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J Cereb Blood Flow Metab. 1992 Jan;12(1):12-24.

Administration of excitatory amino acid antagonists via microdialysis attenuates the increase in glucose utilization seen following concussive brain injury.

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Division of Neurosurgery, UCLA School of Medicine, University of California.


Immediately following concussive brain injury, cells exhibit an increase of energy demand represented by the activation of glucose utilization. We have proposed that this trauma-induced hypermetabolism reflects the effort of cells to restore normal ionic balance disrupted by massive ionic fluxes through transmitter-gated ion channels. In the present study, changes in local CMRglc following fluid-percussion concussive injury were determined using [14C]2-deoxy-D-glucose autoradiography, and the effects of in situ administration (via microdialysis) of excitatory amino acid (EAA) antagonists [kynurenic acid (KYN), 2-amino-5-phosphonovaleric acid (APV; 100 microM, 1 mM, and 10 mM), and 6-cyano-7-nitroquinoxaline-2,3-dine (CNQX; 300 microM, 1 mM, and 10 mM] on glucose utilization were investigated. Animals that did not receive dialysis showed a remarkable increase (up to 181% of normal control) in cortical glucose utilization following injury. In contrast, this high demand for glucose was reduced in areas infiltrated with KYN, APV, and CNQX. These results indicate that EAA-activated ion channels are involved in the posttraumatic increase in glucose utilization, reflecting the energy demand of cells required to drive pumping mechanisms against an ionic perturbation seen immediately following the concussive injury. The effects of KYN, APV, and CNQX suggest that although all subtypes of the glutamate receptor appear to be involved in this phenomenon, N-methyl-D-aspartate-activated channels may play a major role.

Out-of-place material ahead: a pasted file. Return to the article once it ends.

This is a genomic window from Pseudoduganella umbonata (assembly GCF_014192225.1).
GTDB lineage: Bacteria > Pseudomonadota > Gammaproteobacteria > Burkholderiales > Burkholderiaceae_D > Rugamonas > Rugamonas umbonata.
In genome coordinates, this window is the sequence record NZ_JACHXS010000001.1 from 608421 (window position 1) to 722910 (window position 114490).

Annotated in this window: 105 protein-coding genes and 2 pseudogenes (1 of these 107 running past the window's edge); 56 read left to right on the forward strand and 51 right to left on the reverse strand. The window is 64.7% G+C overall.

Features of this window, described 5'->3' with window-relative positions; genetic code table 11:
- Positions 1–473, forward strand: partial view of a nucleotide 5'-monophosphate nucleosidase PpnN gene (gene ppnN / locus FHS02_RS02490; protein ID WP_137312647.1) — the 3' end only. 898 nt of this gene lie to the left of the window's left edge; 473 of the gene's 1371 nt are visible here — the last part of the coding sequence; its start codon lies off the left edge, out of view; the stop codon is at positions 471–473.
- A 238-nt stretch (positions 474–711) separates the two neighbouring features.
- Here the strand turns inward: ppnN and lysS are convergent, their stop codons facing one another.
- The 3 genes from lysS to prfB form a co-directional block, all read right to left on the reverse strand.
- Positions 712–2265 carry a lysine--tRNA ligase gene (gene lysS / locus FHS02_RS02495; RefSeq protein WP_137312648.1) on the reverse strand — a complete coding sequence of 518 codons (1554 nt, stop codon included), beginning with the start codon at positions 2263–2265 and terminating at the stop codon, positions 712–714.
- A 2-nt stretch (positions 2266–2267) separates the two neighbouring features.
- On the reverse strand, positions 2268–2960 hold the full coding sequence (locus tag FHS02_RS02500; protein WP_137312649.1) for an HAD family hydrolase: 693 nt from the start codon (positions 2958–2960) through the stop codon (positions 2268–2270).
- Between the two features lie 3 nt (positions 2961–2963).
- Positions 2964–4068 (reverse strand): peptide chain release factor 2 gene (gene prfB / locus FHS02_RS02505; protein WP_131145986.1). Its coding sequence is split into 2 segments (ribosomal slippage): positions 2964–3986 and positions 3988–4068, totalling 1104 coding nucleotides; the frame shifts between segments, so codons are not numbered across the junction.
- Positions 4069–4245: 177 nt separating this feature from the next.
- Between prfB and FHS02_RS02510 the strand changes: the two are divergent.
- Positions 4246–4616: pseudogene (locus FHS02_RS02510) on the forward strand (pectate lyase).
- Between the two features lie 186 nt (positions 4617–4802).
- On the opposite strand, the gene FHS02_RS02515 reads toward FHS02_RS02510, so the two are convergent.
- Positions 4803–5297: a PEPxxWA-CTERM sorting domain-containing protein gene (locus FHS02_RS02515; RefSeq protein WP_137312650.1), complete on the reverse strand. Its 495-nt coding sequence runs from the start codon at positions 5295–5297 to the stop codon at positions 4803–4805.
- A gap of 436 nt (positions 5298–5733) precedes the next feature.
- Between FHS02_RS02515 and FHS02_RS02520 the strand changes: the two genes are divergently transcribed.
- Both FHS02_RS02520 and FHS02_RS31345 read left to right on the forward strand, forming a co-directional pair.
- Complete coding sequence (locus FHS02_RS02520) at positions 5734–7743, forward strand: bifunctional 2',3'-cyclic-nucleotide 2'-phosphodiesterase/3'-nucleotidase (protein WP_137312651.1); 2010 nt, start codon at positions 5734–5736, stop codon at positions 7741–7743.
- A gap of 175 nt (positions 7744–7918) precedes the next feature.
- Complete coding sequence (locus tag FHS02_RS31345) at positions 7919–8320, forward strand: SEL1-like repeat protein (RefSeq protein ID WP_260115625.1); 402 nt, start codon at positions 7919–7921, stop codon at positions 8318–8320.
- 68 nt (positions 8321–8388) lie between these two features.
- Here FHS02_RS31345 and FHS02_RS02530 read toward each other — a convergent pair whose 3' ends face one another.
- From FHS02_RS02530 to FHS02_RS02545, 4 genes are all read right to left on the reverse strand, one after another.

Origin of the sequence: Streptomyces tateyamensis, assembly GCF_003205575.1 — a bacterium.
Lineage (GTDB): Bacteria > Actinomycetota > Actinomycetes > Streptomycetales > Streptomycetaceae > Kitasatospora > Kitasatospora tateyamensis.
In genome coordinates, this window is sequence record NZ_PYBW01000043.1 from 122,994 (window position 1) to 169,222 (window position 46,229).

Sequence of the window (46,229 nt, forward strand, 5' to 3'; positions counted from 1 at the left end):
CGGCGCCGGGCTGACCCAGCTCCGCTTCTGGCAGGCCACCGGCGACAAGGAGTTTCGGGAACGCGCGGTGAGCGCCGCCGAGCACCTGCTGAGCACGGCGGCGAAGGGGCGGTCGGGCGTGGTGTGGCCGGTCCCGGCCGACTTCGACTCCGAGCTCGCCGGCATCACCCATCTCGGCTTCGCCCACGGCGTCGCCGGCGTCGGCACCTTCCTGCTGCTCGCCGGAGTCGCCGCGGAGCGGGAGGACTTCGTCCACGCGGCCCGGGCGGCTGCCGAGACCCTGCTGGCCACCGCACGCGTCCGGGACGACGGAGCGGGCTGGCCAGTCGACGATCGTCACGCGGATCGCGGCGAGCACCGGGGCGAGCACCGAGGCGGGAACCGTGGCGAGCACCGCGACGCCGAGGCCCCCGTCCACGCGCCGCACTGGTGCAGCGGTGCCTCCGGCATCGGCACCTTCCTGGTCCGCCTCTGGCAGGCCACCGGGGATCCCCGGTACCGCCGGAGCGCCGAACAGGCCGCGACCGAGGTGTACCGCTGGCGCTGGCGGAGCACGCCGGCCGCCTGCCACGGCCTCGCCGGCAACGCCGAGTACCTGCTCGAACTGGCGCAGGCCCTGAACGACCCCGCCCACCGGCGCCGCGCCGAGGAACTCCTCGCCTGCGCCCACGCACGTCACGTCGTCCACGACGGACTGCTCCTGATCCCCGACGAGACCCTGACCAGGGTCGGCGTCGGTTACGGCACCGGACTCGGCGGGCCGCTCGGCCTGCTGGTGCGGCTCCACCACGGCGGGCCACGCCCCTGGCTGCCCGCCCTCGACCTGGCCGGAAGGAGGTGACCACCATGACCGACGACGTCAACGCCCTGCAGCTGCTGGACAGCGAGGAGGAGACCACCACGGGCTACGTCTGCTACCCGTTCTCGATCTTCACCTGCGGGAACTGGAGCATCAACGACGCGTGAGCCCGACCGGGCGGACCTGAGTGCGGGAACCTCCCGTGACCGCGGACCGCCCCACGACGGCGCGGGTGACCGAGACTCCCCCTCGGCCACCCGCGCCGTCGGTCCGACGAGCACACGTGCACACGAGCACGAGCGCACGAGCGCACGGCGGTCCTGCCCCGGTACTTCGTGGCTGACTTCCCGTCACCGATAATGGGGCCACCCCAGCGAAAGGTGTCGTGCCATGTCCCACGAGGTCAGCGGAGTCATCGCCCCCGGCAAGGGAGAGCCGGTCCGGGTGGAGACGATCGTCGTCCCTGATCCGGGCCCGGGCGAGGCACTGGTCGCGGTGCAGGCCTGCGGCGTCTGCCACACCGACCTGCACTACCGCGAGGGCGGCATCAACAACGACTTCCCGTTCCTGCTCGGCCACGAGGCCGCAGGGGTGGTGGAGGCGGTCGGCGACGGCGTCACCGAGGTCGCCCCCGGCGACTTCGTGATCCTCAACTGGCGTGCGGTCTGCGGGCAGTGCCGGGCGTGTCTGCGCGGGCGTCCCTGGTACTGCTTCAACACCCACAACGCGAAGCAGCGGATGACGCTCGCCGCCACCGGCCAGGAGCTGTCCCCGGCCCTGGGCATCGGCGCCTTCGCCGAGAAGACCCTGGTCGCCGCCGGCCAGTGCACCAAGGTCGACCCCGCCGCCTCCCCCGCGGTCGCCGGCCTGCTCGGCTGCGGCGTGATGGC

[Indexed for MEDLINE]

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